Mary Jane Roy has been volunteering for 27 years. During that time, the 66-year-old has assisted at community centres and her church, been involved in repair programs and lent a hand at a weekly music schedule for preschoolers.
While she’s clearly adept at giving, Mary Jane is quick to note just how much she’s benefited from these endeavours, too. “It’s really good for me,” the Melbourne retiree says.
Volunteering triggers the reward pathway in our brains that releases “feel-good” hormones like oxytocin and boosts our wellbeing from the social interaction. Credit:Stocksy
“Oftentimes you’ll get a nice thank you, or someone will say, ‘You know, what you said really helped me so much.’ It’s nice to hear that.” But being a volunteer doesn’t just lift Mary Jane’s spirits; it also gives her much-needed purpose. “It really does help me get out the door and be involved with people … If I were stuck at home and not engaged with anything, I would go round the twist,” she laughs.
Mary Jane’s enthusiasm for volunteering makes sense to clinical psychologist Kirstin Bouse from
Perth Psychology Collective. She says volunteering triggers the reward pathway in our brains that releases “feel-good” hormones like oxytocin.
We also gain a boost to our wellbeing from the social interaction. “Not only are we hard-wired for this kind of connection, we’re also hard-wired to want a feeling of belonging,” says Bouse.
She believes these feelings have a ripple effect on your health, as they “combat loneliness and depression and enhance a sense of worthiness and agency in our lives”.
Research paints a heartening picture, too. The 2017 Doing Good Is Good for You Study looked at over 2700 volunteers, finding that 75 per cent of those who had volunteered in the past year said it made them feel physically healthier. Meanwhile, 93 per cent credited volunteering for their improved mood, 79 per cent for lowered stress levels and 88 per cent for higher self-esteem.
If you’re toying with becoming a volunteer, now is the perfect time to start, says Penny Aquino, general manager of volunteer resources at the Salvation Army. “I think people look back on the year and see the opportunity to make the end of the year really meaningful.”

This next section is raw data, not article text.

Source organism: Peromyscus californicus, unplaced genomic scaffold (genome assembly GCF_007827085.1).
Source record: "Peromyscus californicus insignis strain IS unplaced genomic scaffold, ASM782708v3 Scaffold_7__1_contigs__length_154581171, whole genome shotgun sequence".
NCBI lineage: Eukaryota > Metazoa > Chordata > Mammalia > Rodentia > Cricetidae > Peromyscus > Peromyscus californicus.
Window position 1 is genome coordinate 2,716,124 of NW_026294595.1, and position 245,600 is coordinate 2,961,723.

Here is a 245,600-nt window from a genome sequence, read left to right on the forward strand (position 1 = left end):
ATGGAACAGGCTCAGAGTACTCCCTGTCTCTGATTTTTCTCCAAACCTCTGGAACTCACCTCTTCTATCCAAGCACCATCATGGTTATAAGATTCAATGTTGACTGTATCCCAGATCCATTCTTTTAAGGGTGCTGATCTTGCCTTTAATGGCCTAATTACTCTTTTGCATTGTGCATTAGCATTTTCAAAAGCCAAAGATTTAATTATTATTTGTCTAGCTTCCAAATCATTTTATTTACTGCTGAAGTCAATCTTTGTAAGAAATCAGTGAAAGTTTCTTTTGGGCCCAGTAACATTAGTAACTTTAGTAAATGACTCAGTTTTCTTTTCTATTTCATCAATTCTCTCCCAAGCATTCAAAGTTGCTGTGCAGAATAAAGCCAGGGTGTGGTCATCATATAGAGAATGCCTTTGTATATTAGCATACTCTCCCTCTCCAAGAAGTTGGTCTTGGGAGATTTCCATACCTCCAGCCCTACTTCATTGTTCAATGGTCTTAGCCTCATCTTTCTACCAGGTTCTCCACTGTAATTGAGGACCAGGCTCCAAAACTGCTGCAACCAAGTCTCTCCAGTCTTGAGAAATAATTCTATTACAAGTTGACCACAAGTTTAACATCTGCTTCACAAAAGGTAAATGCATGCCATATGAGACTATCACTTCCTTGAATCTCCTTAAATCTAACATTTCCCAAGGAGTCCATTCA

But if your idea of festive volunteering involves serving food to the homeless on Christmas Day, you may need to revise that image, says Penny. “There is such a desire in the community to want to roll their sleeves up, particularly on Christmas Day.” But, she says, it’s “very rare” that extra help from new volunteers is needed on the 25th itself.
Instead, she says, there’s a plethora of opportunities to get involved during the lead-up. “There’s gift wrapping in shopping centres, toy and food drive collections, Christmas hamper creation and distribution.”
If you’re keen to get started, Penny suggests the website Seek Volunteer (volunteer.com.au). The site reports that 300,000 volunteers are needed in Australia, with 10,200 organisations requiring support.
But don’t let those numbers overwhelm you. And don’t stay on the sidelines because you might not have enough time to contribute regularly. The community will still benefit even if you volunteer on a one-off basis. Plus, you’ll get flooded with those feel-good hormones when you do.
But if you can volunteer with the same organisation on a regular basis, Bouse says you’re likely to bathe in the added benefit of longer-term social connections and a “more profound sense of meaning, purpose and belonging”.
It’s easy to get swept up in the frivolities of the silly season. But this time of year is also the perfect opportunity to consider how we can help those who need it most, says Penny. “The saying is, ‘It’s more blessed to give than to receive.’ And that’s absolutely true.”
This article appears in Sunday Life magazine within the Sun-Herald and the Sunday Age on sale December 1.
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